The Talented Mr. Kovi

  • The Talented Mr. Kovi
  • The Talented Mr. Kovi
  • The Talented Mr. Kovi
  • The Talented Mr. Kovi
  • The Talented Mr. Kovi
  • The Talented Mr. Kovi
  • The Talented Mr. Kovi
  • The Talented Mr. Kovi
  • The Talented Mr. Kovi
  • The Talented Mr. Kovi
  • The Talented Mr. Kovi
  • The Talented Mr. Kovi
  • The Talented Mr. Kovi
  • The Talented Mr. Kovi
  • The Talented Mr. Kovi
  • The Talented Mr. Kovi
  • The Talented Mr. Kovi
  • The Talented Mr. Kovi
  • The Talented Mr. Kovi
  • The Talented Mr. Kovi
  • The Talented Mr. Kovi
  • The Talented Mr. Kovi
  • The Talented Mr. Kovi
  • The Talented Mr. Kovi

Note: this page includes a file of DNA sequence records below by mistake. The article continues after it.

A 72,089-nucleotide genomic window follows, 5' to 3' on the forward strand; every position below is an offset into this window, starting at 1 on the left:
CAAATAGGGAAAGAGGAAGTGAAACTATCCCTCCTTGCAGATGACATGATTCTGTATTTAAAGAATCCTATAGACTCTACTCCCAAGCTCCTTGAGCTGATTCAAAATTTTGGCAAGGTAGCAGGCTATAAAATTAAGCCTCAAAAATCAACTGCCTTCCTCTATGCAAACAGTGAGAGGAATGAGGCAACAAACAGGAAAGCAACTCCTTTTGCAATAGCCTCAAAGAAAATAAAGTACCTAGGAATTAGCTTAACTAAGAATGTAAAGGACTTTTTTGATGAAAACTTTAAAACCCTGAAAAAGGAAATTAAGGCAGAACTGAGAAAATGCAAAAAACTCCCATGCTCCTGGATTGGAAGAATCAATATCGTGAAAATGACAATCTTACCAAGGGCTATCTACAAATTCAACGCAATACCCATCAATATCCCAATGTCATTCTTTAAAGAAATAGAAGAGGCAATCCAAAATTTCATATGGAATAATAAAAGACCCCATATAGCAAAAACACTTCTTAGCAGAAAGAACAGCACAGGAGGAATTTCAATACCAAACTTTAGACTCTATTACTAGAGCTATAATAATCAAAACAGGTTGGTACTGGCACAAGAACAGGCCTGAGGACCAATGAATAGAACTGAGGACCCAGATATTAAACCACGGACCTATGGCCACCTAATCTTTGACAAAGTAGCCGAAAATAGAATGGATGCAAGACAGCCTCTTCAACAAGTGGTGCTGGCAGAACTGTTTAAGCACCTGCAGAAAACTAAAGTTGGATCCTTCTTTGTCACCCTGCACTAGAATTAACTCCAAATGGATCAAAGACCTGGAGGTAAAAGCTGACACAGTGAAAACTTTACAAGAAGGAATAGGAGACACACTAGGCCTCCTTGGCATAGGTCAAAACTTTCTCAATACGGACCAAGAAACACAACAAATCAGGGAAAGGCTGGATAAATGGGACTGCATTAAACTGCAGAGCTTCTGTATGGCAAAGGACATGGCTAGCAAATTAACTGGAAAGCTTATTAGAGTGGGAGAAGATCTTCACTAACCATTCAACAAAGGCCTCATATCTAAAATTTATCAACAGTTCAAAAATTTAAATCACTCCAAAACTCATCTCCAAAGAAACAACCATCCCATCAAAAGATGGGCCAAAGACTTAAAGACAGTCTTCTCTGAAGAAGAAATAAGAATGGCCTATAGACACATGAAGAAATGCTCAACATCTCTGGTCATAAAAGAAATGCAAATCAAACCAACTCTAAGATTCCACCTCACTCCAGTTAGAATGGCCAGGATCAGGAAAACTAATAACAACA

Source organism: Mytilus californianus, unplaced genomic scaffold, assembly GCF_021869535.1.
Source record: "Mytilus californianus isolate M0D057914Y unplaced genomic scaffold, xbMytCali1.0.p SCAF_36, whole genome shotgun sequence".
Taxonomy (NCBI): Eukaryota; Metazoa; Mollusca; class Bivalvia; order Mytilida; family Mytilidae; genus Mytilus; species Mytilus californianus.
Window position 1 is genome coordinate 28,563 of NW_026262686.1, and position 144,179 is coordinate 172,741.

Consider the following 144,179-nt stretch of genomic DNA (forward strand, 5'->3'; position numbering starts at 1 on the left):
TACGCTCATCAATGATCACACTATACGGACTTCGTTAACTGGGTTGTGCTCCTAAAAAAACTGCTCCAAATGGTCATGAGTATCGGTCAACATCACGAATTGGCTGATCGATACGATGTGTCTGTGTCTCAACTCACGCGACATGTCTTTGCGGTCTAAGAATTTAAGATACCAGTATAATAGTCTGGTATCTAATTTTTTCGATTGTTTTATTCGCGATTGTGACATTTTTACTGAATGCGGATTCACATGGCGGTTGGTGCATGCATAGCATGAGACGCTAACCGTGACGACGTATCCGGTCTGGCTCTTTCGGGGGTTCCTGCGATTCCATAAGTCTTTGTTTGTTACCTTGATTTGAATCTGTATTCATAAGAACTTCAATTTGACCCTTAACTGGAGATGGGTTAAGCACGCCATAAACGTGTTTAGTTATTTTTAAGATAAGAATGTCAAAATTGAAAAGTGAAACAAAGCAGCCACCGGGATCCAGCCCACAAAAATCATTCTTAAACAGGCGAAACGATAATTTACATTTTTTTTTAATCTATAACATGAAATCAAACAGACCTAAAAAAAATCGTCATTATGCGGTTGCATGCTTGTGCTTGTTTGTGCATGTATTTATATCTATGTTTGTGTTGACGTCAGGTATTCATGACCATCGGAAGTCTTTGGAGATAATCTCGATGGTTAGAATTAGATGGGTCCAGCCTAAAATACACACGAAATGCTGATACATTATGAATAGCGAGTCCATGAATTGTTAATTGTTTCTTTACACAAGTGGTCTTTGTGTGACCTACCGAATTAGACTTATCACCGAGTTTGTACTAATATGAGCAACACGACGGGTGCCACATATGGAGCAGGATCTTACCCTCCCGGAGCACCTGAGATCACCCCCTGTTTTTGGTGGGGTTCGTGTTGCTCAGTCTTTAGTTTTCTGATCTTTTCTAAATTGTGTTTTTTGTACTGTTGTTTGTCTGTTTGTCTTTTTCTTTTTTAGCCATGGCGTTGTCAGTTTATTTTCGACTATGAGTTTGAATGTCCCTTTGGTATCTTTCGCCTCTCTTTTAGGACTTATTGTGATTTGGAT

• He wanted to be a professional soccer player in Spain, and for a moment there, in his teens, when he played in Belgium and Germany, that dream seemed to become a reality. But things didn’t pan out that way for Kovi Konowiecki. Instead of dribbling across muddy fields in soggy shorts and knee high socks, he’s winning prizes for his photography. At 24 years old, and still in his Master’s Program in London, this Long Beach boy may very well have a different career ahead of him now, and his goals – pun intended – have had to drastically adapt to his new found talent. “Despite playing for many many years,” he resigns, “I think it’s safe to say that [soccer] won’t be happening so I guess I’ll have to opt for a photo project there instead.”It all started with Bei Mir Bistu Shein, a series of portraits of Orthodox Jews in California, Israel and London. They caught the attention of the board at the National Portrait Gallery when Kovi sent his entry for the prestigious Taylor Wessing Prize. “There are so many things about the private life of Orthodox Jews that seem so ancient and archaic to us,” explains Kovi, “like not being able to use electricity on the Sabbath or give a woman a hug, but at the same time, they’re part of modern society and they interact with us. They ride the subway, they have cell phones. They exist in a liminal space and I think my photographs highlight this. The colors and floral background cause the photographs to take on a painting-like quality, highlighting the mysticism of the subjects and their association with a history and tradition that many may find unfamiliar. I think people that view the photos are drawn to this unfamiliarity, yet simultaneously identify with the subjects in the portraits.” He won third prize last week, and got some pretty impressive write-ups.His new series, shown here, is different. It’s about “home”. Told through a story of portraits and places, Kovi describes a sentiment, rather than a location. “When I come home, Long Beach gives me all the feelings that a hometown should; the feeling that no matter how big the city is, everyone seems familiar— the feeling that no matter how much change occurs, there are certain things that never change. Childhood friends always seem to gather on the same street corner, the same golden hue hits the rooftops right before the sun goes down. Its uniqueness does not stem from the people who live there or the streets that comprise it. Rather, it’s the things that don’t stand out that make it like nowhere else for me—the beauty of familiarity that turns the mundane of one’s hometown into something special. It became clear to me that the feeling of home does not come from the place itself, but from being from the place.”I won’t see Kovi for Thanksgiving. He’s back in London. I’ve been spending a lot of time with the Konowiecki’s, in particular his mom Mirit, who has become a close friend and is one of her son’s favorite subjects. They’re a friendly bunch of funny people with exquisite taste and a borderline offensive kind of humor. So on that note, I’d like to give thanks to my adoptive Long Beach family and let them know how much they matter to me. The kind of generosity and support they’ve shown me is rare and special, so I raise my glass and my turkey breast to them! Happy Thanksgiving!Tumblr: Kovi KonowieckiArticle by Talesofendearment.com

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